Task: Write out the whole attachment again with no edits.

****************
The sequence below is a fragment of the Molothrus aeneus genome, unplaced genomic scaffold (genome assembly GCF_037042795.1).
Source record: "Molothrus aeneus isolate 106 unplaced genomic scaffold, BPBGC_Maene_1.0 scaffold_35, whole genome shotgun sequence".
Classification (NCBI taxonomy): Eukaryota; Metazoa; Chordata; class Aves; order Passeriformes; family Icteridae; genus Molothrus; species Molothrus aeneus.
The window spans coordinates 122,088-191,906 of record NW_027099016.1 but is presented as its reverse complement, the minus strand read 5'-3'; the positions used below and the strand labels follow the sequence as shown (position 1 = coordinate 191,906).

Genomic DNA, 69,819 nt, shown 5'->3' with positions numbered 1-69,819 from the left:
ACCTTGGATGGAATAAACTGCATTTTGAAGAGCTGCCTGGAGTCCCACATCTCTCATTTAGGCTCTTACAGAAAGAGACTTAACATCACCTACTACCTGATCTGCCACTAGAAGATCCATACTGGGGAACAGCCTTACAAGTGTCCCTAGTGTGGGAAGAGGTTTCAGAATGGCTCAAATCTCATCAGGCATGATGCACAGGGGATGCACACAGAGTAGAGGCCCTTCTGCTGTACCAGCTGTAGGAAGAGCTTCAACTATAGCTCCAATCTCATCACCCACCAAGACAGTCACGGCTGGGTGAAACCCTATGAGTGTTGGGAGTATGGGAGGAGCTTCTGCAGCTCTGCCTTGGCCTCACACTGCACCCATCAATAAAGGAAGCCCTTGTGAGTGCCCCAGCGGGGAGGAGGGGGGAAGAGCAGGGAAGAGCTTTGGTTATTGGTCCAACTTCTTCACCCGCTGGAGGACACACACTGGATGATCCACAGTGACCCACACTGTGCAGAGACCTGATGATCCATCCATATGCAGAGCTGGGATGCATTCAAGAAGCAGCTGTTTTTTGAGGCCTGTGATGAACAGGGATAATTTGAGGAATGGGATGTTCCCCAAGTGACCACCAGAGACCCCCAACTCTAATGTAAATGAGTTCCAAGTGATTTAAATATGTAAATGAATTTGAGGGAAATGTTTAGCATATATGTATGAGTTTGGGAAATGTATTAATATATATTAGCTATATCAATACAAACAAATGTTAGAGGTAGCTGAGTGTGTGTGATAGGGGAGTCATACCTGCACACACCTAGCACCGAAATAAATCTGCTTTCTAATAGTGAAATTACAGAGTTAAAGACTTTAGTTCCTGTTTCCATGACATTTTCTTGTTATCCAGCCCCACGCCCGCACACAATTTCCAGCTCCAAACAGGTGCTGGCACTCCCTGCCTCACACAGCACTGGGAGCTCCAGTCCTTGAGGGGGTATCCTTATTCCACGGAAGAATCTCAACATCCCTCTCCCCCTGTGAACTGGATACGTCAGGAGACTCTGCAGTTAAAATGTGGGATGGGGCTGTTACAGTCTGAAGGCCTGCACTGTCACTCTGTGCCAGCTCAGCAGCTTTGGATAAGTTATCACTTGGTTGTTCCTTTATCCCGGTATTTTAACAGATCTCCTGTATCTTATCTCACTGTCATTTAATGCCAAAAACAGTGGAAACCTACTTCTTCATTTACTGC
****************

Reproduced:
The sequence below is a fragment of the Molothrus aeneus genome, unplaced genomic scaffold (genome assembly GCF_037042795.1).
Source record: "Molothrus aeneus isolate 106 unplaced genomic scaffold, BPBGC_Maene_1.0 scaffold_35, whole genome shotgun sequence".
Classification (NCBI taxonomy): Eukaryota; Metazoa; Chordata; class Aves; order Passeriformes; family Icteridae; genus Molothrus; species Molothrus aeneus.
The window spans coordinates 122,088-191,906 of record NW_027099016.1 but is presented as its reverse complement, the minus strand read 5'-3'; the positions used below and the strand labels follow the sequence as shown (position 1 = coordinate 191,906).

Genomic DNA, 69,819 nt, shown 5'->3' with positions numbered 1-69,819 from the left:
ACCTTGGATGGAATAAACTGCATTTTGAAGAGCTGCCTGGAGTCCCACATCTCTCATTTAGGCTCTTACAGAAAGAGACTTAACATCACCTACTACCTGATCTGCCACTAGAAGATCCATACTGGGGAACAGCCTTACAAGTGTCCCTAGTGTGGGAAGAGGTTTCAGAATGGCTCAAATCTCATCAGGCATGATGCACAGGGGATGCACACAGAGTAGAGGCCCTTCTGCTGTACCAGCTGTAGGAAGAGCTTCAACTATAGCTCCAATCTCATCACCCACCAAGACAGTCACGGCTGGGTGAAACCCTATGAGTGTTGGGAGTATGGGAGGAGCTTCTGCAGCTCTGCCTTGGCCTCACACTGCACCCATCAATAAAGGAAGCCCTTGTGAGTGCCCCAGCGGGGAGGAGGGGGGAAGAGCAGGGAAGAGCTTTGGTTATTGGTCCAACTTCTTCACCCGCTGGAGGACACACACTGGATGATCCACAGTGACCCACACTGTGCAGAGACCTGATGATCCATCCATATGCAGAGCTGGGATGCATTCAAGAAGCAGCTGTTTTTTGAGGCCTGTGATGAACAGGGATAATTTGAGGAATGGGATGTTCCCCAAGTGACCACCAGAGACCCCCAACTCTAATGTAAATGAGTTCCAAGTGATTTAAATATGTAAATGAATTTGAGGGAAATGTTTAGCATATATGTATGAGTTTGGGAAATGTATTAATATATATTAGCTATATCAATACAAACAAATGTTAGAGGTAGCTGAGTGTGTGTGATAGGGGAGTCATACCTGCACACACCTAGCACCGAAATAAATCTGCTTTCTAATAGTGAAATTACAGAGTTAAAGACTTTAGTTCCTGTTTCCATGACATTTTCTTGTTATCCAGCCCCACGCCCGCACACAATTTCCAGCTCCAAACAGGTGCTGGCACTCCCTGCCTCACACAGCACTGGGAGCTCCAGTCCTTGAGGGGGTATCCTTATTCCACGGAAGAATCTCAACATCCCTCTCCCCCTGTGAACTGGATACGTCAGGAGACTCTGCAGTTAAAATGTGGGATGGGGCTGTTACAGTCTGAAGGCCTGCACTGTCACTCTGTGCCAGCTCAGCAGCTTTGGATAAGTTATCACTTGGTTGTTCCTTTATCCCGGTATTTTAACAGATCTCCTGTATCTTATCTCACTGTCATTTAATGCCAAAAACAGTGGAAACCTACTTCTTCATTTACTGC